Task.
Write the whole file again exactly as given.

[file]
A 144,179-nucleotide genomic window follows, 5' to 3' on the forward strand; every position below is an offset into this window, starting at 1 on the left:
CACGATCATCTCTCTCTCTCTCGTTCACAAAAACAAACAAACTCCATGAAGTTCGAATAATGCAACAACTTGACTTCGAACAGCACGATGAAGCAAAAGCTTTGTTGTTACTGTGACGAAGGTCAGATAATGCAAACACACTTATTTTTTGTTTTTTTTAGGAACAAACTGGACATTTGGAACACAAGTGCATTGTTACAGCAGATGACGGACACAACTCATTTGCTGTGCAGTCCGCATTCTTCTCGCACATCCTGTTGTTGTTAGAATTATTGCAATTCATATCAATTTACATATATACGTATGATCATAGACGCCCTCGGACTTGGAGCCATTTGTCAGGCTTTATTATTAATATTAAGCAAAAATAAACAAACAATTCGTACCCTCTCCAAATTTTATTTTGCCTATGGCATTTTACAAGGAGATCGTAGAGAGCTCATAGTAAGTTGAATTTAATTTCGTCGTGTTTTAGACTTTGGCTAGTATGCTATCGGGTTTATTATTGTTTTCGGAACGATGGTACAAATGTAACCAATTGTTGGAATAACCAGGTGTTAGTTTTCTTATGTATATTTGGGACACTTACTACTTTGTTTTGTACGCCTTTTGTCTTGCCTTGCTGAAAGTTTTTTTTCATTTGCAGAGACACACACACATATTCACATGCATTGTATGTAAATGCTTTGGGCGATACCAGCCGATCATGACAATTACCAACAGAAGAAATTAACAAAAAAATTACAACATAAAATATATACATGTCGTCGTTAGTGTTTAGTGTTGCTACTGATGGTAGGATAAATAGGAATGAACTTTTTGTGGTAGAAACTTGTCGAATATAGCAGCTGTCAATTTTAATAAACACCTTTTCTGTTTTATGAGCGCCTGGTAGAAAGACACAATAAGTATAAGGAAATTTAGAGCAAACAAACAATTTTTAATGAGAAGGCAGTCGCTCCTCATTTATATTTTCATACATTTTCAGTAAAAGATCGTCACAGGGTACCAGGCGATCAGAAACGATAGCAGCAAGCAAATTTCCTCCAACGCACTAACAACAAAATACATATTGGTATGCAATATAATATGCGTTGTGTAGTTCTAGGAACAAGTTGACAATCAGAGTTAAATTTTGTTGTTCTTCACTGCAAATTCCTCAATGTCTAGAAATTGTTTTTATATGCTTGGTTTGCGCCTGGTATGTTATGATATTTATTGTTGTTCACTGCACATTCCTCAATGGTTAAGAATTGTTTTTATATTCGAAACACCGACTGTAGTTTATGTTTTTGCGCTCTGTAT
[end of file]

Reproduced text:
A 144,179-nucleotide genomic window follows, 5' to 3' on the forward strand; every position below is an offset into this window, starting at 1 on the left:
CACGATCATCTCTCTCTCTCTCGTTCACAAAAACAAACAAACTCCATGAAGTTCGAATAATGCAACAACTTGACTTCGAACAGCACGATGAAGCAAAAGCTTTGTTGTTACTGTGACGAAGGTCAGATAATGCAAACACACTTATTTTTTGTTTTTTTTAGGAACAAACTGGACATTTGGAACACAAGTGCATTGTTACAGCAGATGACGGACACAACTCATTTGCTGTGCAGTCCGCATTCTTCTCGCACATCCTGTTGTTGTTAGAATTATTGCAATTCATATCAATTTACATATATACGTATGATCATAGACGCCCTCGGACTTGGAGCCATTTGTCAGGCTTTATTATTAATATTAAGCAAAAATAAACAAACAATTCGTACCCTCTCCAAATTTTATTTTGCCTATGGCATTTTACAAGGAGATCGTAGAGAGCTCATAGTAAGTTGAATTTAATTTCGTCGTGTTTTAGACTTTGGCTAGTATGCTATCGGGTTTATTATTGTTTTCGGAACGATGGTACAAATGTAACCAATTGTTGGAATAACCAGGTGTTAGTTTTCTTATGTATATTTGGGACACTTACTACTTTGTTTTGTACGCCTTTTGTCTTGCCTTGCTGAAAGTTTTTTTTCATTTGCAGAGACACACACACATATTCACATGCATTGTATGTAAATGCTTTGGGCGATACCAGCCGATCATGACAATTACCAACAGAAGAAATTAACAAAAAAATTACAACATAAAATATATACATGTCGTCGTTAGTGTTTAGTGTTGCTACTGATGGTAGGATAAATAGGAATGAACTTTTTGTGGTAGAAACTTGTCGAATATAGCAGCTGTCAATTTTAATAAACACCTTTTCTGTTTTATGAGCGCCTGGTAGAAAGACACAATAAGTATAAGGAAATTTAGAGCAAACAAACAATTTTTAATGAGAAGGCAGTCGCTCCTCATTTATATTTTCATACATTTTCAGTAAAAGATCGTCACAGGGTACCAGGCGATCAGAAACGATAGCAGCAAGCAAATTTCCTCCAACGCACTAACAACAAAATACATATTGGTATGCAATATAATATGCGTTGTGTAGTTCTAGGAACAAGTTGACAATCAGAGTTAAATTTTGTTGTTCTTCACTGCAAATTCCTCAATGTCTAGAAATTGTTTTTATATGCTTGGTTTGCGCCTGGTATGTTATGATATTTATTGTTGTTCACTGCACATTCCTCAATGGTTAAGAATTGTTTTTATATTCGAAACACCGACTGTAGTTTATGTTTTTGCGCTCTGTAT